On Friday, June 27, 1969, eight officers from the public morals section of the first division New York City Police Department pulled up in front of the Stonewall Inn, one of the city’s largest and most popular gay bars.
At the time, the vice squad routinely raided gay bars. Patrons always complied with the police, frightened by the prospect of being identified in the newspaper. But this particular Friday night was different. It sparked a revolution, and a hidden subculture was transformed into a vibrant political movement. What began with a drag queen clobbering her arresting officer soon escalated into a full-fledged riot, and modern gay activism was born.
This documentary, broadcast on the 20th anniversary of the Stonewall Riots, is the first documentary — in any medium — about the riots. It weaves together the perspectives of the participants, from Deputy Inspector Seymour Pine, who marshaled the raid, to Sylvia Rivera, one of the drag queens who battled most fiercely that night. The revolutionary impact of the riot is better understood by looking at life for gay men and lesbians in the era before Stonewall, seen through the eyes of people like Bruce Merrow and Geanne Harwood, a gay couple who have been together for 60 years, and Jheri Faire, an 80-year-old lesbian. Remembering Stonewall also examines how Stonewall affected gay politics through the voices of people like Randy Wicker, the first openly gay person to appear on television and radio; Joan Nestle, founder of the Lesbian Herstory Archives; and yippie leader Jim Fouratt, who helped found the Gay Liberation Front on the third night of the Stonewall Riots.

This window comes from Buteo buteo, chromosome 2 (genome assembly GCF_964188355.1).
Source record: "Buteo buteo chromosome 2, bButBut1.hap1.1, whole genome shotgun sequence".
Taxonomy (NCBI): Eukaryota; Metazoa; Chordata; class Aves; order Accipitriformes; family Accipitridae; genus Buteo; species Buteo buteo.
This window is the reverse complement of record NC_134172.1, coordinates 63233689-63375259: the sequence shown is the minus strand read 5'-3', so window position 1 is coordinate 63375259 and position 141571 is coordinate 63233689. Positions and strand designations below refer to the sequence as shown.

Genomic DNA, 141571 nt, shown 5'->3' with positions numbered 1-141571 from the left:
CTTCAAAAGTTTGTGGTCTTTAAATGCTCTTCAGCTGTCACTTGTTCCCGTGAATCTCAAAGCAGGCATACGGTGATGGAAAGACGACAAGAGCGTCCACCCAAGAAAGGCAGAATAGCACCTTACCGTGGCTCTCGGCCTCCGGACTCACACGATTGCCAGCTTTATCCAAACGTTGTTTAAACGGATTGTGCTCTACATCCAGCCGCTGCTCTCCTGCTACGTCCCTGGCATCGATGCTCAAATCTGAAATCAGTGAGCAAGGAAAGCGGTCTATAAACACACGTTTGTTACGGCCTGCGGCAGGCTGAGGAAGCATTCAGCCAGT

Premiered July 1, 1989, on Weekend All Things Considered.
Update on Remembering Stonewall
Sylvia Rivera, a drag queen who led the charge at the Stonewall Riots when she was 17, sent in the following update on July 4, 2001:
Since May, I’ve been the food director at the Metropolitan Community Church food pantry. My girlfriend Julia is my assistant and my computer person (because I still don’t know a damn thing about these new modern contraptions of yours!). We have also been rather busy with the resurrection of Street Transgender Action Revolutionaries and are planning protests around the trail of Amanda Milan’s assassins. So between the jobs and politics, you know how frantic it is. One of our main goals right now is to destroy the Human Rights Campaign, because I’m tired of sitting on the back of the bumper. It’s not even the back of the bus anymore — it’s the back of the bumper. The bitch on wheels is back.
This documentary comes from Sound Portraits Productions, a mission-driven independent production company that was created by Dave Isay in 1994. Sound Portraits was the predecessor to StoryCorps and was dedicated to telling stories that brought neglected American voices to a national audience.